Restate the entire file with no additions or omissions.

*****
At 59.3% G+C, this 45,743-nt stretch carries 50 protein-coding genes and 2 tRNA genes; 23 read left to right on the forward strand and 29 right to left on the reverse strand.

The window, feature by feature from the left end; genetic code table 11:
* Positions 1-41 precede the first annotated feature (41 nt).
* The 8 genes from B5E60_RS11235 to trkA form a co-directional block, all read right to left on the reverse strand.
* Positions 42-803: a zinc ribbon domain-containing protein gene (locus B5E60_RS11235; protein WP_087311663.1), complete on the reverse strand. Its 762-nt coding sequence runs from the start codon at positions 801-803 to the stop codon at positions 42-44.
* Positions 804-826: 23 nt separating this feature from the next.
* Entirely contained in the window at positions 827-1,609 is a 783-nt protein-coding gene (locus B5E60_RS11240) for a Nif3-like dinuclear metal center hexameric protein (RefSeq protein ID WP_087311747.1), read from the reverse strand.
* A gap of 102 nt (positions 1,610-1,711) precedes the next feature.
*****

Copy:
At 59.3% G+C, this 45,743-nt stretch carries 50 protein-coding genes and 2 tRNA genes; 23 read left to right on the forward strand and 29 right to left on the reverse strand.

The window, feature by feature from the left end; genetic code table 11:
* Positions 1-41 precede the first annotated feature (41 nt).
* The 8 genes from B5E60_RS11235 to trkA form a co-directional block, all read right to left on the reverse strand.
* Positions 42-803: a zinc ribbon domain-containing protein gene (locus B5E60_RS11235; protein WP_087311663.1), complete on the reverse strand. Its 762-nt coding sequence runs from the start codon at positions 801-803 to the stop codon at positions 42-44.
* Positions 804-826: 23 nt separating this feature from the next.
* Entirely contained in the window at positions 827-1,609 is a 783-nt protein-coding gene (locus B5E60_RS11240) for a Nif3-like dinuclear metal center hexameric protein (RefSeq protein ID WP_087311747.1), read from the reverse strand.
* A gap of 102 nt (positions 1,610-1,711) precedes the next feature.